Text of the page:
Hooper & Co (Coachbuilders) Ltd
Hooper & Co. (Coachbuilders) Ltd. traces its history back to 1807 and the firm of J & G Adams. In 1830, under the direction of George Adams and George Hooper, the firm became known as Adams & Hooper and was located in the Haymarket, London.
In 1846, George Adams withdrew from the company after a long illness. When Adams died the business became known as Hooper and Company and in 1896 it was registered under the name of Hooper & Co. (Coachbuilders) Ltd. George Northgate Hooper, a son of George Hooper, joined the company in the 1840s.
In 1830 the company was awarded its first royal warrant of appointment as coachbuilder to King William IV. Royal warrants were granted to the firm continuously under seven reigns throughout the next 130 years. The company had left the Haymarket where they originally traded for new workshops in the King’s Road, Chelsea and showrooms at 54 St James’ Street.
With the advent of the automobile, Hooper & Co., like other carriage makers, began to build custom bodies for automobiles, using mostly British chassis, particularly Daimler and Rolls-Royce. Two of the first automobile bodies built by Hooper were for Edward VII, first as Prince of Wales and subsequently as King. Both of these were mounted on Daimler Chassis.
In 1933 a modern factory was built at Acton, London although the old Chelsea works were kept on until 1947. In 1938 Hooper took over Barker & Co. (Coachbuilders) Ltd., an old and distinguished company which was founded in 1710. At the end of World War II, Hooper & Co. was acquired by the Birmingham Small Arms Company.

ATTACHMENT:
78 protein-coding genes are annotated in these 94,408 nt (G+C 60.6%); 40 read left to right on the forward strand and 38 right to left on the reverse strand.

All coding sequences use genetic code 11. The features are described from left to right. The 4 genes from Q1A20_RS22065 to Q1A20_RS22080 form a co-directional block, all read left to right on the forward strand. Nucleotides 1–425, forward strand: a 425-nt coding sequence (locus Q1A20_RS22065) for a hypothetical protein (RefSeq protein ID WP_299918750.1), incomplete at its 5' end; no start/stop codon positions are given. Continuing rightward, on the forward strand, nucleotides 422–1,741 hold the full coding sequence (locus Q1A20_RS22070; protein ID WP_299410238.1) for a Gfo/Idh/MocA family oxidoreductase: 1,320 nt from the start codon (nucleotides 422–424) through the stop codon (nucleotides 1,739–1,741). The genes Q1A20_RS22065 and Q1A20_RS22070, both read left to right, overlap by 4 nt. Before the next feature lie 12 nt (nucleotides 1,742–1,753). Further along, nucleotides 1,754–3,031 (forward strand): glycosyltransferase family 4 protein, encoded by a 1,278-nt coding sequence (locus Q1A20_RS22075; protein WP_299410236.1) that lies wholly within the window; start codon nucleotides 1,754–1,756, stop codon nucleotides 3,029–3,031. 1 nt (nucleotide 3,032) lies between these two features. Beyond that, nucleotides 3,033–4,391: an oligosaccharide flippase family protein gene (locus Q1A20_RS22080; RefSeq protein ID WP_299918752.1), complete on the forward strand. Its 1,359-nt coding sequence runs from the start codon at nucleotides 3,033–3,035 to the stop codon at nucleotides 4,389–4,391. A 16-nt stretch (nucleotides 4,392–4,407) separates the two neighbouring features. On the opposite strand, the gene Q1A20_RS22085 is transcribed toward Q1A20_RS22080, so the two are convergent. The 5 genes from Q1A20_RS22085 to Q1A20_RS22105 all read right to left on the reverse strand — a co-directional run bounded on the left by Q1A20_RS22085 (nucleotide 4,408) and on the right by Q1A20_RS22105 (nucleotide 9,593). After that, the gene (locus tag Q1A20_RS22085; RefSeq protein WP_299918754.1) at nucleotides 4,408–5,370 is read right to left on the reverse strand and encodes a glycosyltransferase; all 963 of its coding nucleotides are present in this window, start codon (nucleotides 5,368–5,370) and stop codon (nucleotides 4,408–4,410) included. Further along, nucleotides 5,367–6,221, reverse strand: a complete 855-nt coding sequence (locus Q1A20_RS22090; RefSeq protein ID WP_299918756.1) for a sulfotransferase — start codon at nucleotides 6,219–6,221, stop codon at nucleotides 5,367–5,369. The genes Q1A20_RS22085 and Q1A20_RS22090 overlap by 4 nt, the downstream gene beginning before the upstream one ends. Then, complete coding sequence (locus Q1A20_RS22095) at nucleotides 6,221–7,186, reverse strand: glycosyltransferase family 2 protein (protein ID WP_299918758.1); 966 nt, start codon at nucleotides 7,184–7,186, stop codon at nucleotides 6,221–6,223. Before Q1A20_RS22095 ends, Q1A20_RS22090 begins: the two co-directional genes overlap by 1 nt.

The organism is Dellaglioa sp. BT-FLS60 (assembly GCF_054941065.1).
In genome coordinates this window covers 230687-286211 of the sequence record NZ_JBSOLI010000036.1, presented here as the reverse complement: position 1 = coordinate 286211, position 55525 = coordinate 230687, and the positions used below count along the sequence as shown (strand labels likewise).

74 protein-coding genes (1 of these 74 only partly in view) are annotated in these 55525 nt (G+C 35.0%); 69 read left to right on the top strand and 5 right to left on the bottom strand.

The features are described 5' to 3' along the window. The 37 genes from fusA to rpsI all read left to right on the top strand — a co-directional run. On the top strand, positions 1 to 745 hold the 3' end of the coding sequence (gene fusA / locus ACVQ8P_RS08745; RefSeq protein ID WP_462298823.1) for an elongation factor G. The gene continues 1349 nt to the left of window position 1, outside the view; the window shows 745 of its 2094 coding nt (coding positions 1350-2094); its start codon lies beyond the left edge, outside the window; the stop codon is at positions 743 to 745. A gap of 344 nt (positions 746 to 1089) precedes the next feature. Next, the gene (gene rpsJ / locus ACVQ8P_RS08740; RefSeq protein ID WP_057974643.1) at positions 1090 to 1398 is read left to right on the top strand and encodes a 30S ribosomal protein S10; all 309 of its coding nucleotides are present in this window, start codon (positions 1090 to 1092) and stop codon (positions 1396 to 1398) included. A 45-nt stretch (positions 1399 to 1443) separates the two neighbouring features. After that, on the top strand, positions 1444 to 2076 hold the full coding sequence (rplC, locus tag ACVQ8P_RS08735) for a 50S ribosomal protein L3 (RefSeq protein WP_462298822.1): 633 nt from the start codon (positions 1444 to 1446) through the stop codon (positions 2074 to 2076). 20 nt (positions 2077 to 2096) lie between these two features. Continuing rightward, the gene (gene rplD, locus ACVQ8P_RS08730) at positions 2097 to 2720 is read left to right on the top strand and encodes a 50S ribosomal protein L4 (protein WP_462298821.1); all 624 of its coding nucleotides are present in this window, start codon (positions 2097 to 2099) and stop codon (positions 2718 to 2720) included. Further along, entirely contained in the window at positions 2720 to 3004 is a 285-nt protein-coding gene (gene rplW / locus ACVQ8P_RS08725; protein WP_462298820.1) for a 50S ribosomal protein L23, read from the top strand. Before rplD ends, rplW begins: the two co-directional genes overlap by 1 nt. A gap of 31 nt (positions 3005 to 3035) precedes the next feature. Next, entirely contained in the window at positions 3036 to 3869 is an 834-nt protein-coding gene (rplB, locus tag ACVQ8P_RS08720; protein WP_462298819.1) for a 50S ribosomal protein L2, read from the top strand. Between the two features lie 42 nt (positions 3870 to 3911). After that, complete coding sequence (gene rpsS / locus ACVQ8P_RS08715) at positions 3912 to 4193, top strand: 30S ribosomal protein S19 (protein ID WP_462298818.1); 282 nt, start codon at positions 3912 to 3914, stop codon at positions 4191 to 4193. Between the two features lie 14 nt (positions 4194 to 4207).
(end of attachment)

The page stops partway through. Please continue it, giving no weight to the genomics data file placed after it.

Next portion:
Production of custom-built car bodies ceased in 1959, mainly because of ever-increasing production costs, the growth of the mass-produced car market and the lack of craftsmen able to maintain the company's high standards. By August 1959 the company had moved to Park Royal in North West London and the old St. James’ Street showrooms closed at the end of September 1959. The company moved again, to its home in Kilburn and its name was changed to Hooper Motor Services Ltd. This happened when BSA, as parent company, dealt with the dissolution of Hooper & Co in 1986 and transferred the business to a new entity, a new and independent company, approved by BSA, Rolls Royce and Daimler: Hooper Motor Services Ltd., which was still in operation in 1995.
The intention was to provide service and spares for owners of Hooper-bodied cars, to buy and sell Rolls-Royces and Bentleys and to turn out occasional bodies to special order. The company continued as motorcar dealers and distributors during the 1970’s and 1980’s. A redesign of the classic London taxicab brought Hooper a stable and lucrative business which enabled them to return to special coach building for the last time and under their old company name. Hooper built London taxicabs and modified current Rolls-Royces and Bentleys for owners threatened by terrorism.